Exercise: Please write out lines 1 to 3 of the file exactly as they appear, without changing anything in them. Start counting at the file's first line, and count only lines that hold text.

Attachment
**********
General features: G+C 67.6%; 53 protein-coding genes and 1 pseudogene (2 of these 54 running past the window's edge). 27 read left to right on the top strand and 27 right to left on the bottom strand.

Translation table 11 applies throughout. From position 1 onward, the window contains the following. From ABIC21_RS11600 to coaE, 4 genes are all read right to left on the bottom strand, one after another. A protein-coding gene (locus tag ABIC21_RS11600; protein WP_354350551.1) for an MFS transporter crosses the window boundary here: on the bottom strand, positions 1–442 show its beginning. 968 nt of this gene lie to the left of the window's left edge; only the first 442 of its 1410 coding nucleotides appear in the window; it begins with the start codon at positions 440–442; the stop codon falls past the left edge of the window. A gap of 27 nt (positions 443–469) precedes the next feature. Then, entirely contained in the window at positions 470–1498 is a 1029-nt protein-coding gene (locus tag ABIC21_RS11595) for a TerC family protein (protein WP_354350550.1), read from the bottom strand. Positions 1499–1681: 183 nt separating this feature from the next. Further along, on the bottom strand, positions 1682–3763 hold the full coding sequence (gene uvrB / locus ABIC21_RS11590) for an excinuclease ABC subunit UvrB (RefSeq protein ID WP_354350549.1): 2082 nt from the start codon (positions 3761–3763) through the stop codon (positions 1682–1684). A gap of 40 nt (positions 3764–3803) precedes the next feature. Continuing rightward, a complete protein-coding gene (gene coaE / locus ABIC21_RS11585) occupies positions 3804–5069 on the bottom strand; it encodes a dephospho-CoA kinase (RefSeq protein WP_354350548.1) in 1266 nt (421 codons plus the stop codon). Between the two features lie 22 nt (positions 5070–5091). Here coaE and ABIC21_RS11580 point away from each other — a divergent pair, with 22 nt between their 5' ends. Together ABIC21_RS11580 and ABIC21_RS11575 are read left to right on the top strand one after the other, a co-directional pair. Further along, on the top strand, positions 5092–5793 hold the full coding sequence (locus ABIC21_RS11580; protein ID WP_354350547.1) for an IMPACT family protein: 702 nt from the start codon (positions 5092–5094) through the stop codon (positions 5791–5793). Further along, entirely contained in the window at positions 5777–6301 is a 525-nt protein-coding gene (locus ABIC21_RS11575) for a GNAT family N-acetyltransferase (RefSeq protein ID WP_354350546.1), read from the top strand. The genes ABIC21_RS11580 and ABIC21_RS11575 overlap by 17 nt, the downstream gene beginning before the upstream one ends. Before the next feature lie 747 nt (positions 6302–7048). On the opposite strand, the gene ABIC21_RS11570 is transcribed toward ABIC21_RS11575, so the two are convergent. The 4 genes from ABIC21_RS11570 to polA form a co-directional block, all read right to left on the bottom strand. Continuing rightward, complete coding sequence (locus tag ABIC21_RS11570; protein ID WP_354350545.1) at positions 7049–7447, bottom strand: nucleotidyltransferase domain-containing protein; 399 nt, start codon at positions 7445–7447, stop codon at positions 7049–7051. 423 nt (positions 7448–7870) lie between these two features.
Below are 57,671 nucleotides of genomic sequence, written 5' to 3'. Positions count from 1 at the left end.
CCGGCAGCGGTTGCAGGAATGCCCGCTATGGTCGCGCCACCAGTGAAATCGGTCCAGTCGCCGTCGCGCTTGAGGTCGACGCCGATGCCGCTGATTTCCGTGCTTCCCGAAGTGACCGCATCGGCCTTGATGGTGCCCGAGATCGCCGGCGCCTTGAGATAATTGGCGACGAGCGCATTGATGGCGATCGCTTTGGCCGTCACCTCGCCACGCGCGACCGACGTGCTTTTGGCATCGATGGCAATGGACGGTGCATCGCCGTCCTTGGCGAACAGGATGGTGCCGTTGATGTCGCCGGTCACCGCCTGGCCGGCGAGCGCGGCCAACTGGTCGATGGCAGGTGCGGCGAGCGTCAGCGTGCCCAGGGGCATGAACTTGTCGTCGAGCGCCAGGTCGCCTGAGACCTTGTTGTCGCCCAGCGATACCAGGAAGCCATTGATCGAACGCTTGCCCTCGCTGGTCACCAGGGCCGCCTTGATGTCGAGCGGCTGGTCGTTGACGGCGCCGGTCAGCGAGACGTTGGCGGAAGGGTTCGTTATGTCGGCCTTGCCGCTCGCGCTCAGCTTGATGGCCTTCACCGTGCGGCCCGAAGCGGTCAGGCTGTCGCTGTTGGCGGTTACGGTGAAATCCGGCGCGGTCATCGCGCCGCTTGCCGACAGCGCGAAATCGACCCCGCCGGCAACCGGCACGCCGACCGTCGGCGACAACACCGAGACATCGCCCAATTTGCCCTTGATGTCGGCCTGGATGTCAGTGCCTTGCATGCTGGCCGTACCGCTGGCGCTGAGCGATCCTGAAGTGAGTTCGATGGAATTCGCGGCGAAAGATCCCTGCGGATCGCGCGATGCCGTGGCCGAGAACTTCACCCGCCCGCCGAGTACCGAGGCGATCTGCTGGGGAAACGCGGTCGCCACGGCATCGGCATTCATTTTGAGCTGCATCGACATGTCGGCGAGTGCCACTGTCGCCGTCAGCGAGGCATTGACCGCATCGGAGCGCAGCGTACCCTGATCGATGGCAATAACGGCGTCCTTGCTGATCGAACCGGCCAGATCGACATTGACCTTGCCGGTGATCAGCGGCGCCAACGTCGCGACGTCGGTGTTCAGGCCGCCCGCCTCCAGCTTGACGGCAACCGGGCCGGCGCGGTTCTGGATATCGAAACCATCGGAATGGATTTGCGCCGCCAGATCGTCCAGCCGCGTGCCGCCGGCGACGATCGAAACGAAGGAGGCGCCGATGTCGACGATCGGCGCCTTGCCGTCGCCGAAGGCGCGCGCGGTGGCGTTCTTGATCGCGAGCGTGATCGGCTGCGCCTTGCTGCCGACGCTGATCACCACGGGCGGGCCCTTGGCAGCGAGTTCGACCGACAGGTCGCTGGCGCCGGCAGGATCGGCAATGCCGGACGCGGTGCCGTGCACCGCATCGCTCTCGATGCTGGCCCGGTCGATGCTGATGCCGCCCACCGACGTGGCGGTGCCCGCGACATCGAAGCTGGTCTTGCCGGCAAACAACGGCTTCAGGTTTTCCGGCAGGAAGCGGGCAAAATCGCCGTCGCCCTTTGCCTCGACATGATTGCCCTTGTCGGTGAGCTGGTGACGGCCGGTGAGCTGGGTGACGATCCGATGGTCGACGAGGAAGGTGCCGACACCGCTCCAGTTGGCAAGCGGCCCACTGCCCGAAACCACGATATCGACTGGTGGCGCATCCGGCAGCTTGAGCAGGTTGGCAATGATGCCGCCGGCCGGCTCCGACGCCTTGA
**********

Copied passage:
General features: G+C 67.6%; 53 protein-coding genes and 1 pseudogene (2 of these 54 running past the window's edge). 27 read left to right on the top strand and 27 right to left on the bottom strand.

Translation table 11 applies throughout. From position 1 onward, the window contains the following. From ABIC21_RS11600 to coaE, 4 genes are all read right to left on the bottom strand, one after another. A protein-coding gene (locus tag ABIC21_RS11600; protein WP_354350551.1) for an MFS transporter crosses the window boundary here: on the bottom strand, positions 1–442 show its beginning. 968 nt of this gene lie to the left of the window's left edge; only the first 442 of its 1410 coding nucleotides appear in the window; it begins with the start codon at positions 440–442; the stop codon falls past the left edge of the window. A gap of 27 nt (positions 443–469) precedes the next feature. Then, entirely contained in the window at positions 470–1498 is a 1029-nt protein-coding gene (locus tag ABIC21_RS11595) for a TerC family protein (protein WP_354350550.1), read from the bottom strand. Positions 1499–1681: 183 nt separating this feature from the next. Further along, on the bottom strand, positions 1682–3763 hold the full coding sequence (gene uvrB / locus ABIC21_RS11590) for an excinuclease ABC subunit UvrB (RefSeq protein ID WP_354350549.1): 2082 nt from the start codon (positions 3761–3763) through the stop codon (positions 1682–1684). A gap of 40 nt (positions 3764–3803) precedes the next feature. Continuing rightward, a complete protein-coding gene (gene coaE / locus ABIC21_RS11585) occupies positions 3804–5069 on the bottom strand; it encodes a dephospho-CoA kinase (RefSeq protein WP_354350548.1) in 1266 nt (421 codons plus the stop codon). Between the two features lie 22 nt (positions 5070–5091). Here coaE and ABIC21_RS11580 point away from each other — a divergent pair, with 22 nt between their 5' ends. Together ABIC21_RS11580 and ABIC21_RS11575 are read left to right on the top strand one after the other, a co-directional pair. Further along, on the top strand, positions 5092–5793 hold the full coding sequence (locus ABIC21_RS11580; protein ID WP_354350547.1) for an IMPACT family protein: 702 nt from the start codon (positions 5092–5094) through the stop codon (positions 5791–5793). Further along, entirely contained in the window at positions 5777–6301 is a 525-nt protein-coding gene (locus ABIC21_RS11575) for a GNAT family N-acetyltransferase (RefSeq protein ID WP_354350546.1), read from the top strand. The genes ABIC21_RS11580 and ABIC21_RS11575 overlap by 17 nt, the downstream gene beginning before the upstream one ends. Before the next feature lie 747 nt (positions 6302–7048). On the opposite strand, the gene ABIC21_RS11570 is transcribed toward ABIC21_RS11575, so the two are convergent. The 4 genes from ABIC21_RS11570 to polA form a co-directional block, all read right to left on the bottom strand. Continuing rightward, complete coding sequence (locus tag ABIC21_RS11570; protein ID WP_354350545.1) at positions 7049–7447, bottom strand: nucleotidyltransferase domain-containing protein; 399 nt, start codon at positions 7445–7447, stop codon at positions 7049–7051. 423 nt (positions 7448–7870) lie between these two features.
Below are 57,671 nucleotides of genomic sequence, written 5' to 3'. Positions count from 1 at the left end.